Government Aiding Players to Develop New Biosimilars
“For reducing healthcare expenditure, governments are providing funds and grants to the pharmaceutical companies to develop new biosimilars”, says RNCOS
The rising healthcare expenditure is compelling governments to search for biosimilar drugs for diseases, such as cancer, anemia, arthiritis, and spondylitis among others, that will help people to recover quickly at lower cost. The recent introduction of Zarxio and Inflectra in the US market is being regarded as a significant event. These along with other biosimilars, in the future, are expected to lower the cost burden on the patient population as well as the American Healthcare System. According to a Bloomberg report, Neupogen costs about US$ 3,500 per year. In the same report, it is estimated that if Zarxio is 30% cheaper than Neupogen, it could save the American healthcare system US$ 5.7 Billion in the next 10 years.
According to a new report published by RNCOS, named, “Global Biosimilar Market Outlook 2022”, governments of countries across the globe are taking various initiatives for the development and increased penetration of biosimilar drugs. In this regard, in March 2016, the Australian government launched an initiative aimed at improving awareness and confidence in biosimilar medicines amongst prescribers, pharmacists and patients. The government has allocated US$ 15 Million (AUD 20 Million) for this initiative for a period of three years. In accordance with this approach, in December 2015, the Therapeutic Goods Administration (TGA) released its updated guidelines on biosimilars.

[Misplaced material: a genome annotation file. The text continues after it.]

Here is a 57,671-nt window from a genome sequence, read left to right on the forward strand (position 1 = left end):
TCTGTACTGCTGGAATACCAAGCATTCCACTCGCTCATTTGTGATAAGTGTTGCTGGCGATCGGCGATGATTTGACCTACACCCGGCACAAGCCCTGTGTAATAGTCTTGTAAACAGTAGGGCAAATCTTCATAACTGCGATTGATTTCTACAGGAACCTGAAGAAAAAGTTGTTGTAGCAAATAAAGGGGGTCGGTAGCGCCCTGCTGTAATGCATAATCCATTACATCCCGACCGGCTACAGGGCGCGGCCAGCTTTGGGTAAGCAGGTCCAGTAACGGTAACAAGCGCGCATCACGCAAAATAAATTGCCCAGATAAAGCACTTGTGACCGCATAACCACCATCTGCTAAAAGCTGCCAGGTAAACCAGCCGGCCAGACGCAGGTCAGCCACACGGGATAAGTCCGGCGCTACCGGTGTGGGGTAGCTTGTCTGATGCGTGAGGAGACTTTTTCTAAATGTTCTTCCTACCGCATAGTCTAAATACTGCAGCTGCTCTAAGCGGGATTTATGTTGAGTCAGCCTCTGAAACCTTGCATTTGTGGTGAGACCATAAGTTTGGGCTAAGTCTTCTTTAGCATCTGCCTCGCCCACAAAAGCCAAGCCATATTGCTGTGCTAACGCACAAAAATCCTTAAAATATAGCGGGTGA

Similarly, Indian government is also releasing revised guidelines for the approval of biosimilar drugs. This move by the government will bring more clarity to the launch of biosimilars in the country. It will also clarify the parts of the guidelines that could have been interpreted in more ways than one. These guidelines also specify the conditions that biosimilar makers need to meet to exempt themselves from certain clinical trials.
Furthermore, the Peruvian government has issued decrees which are intended to regulate biologic originators and biosimilars. These new regulations will facilitate the market entry of biosimilars and are likely to reduce the price of biologic medicines by 30-60% as compared with the originators.
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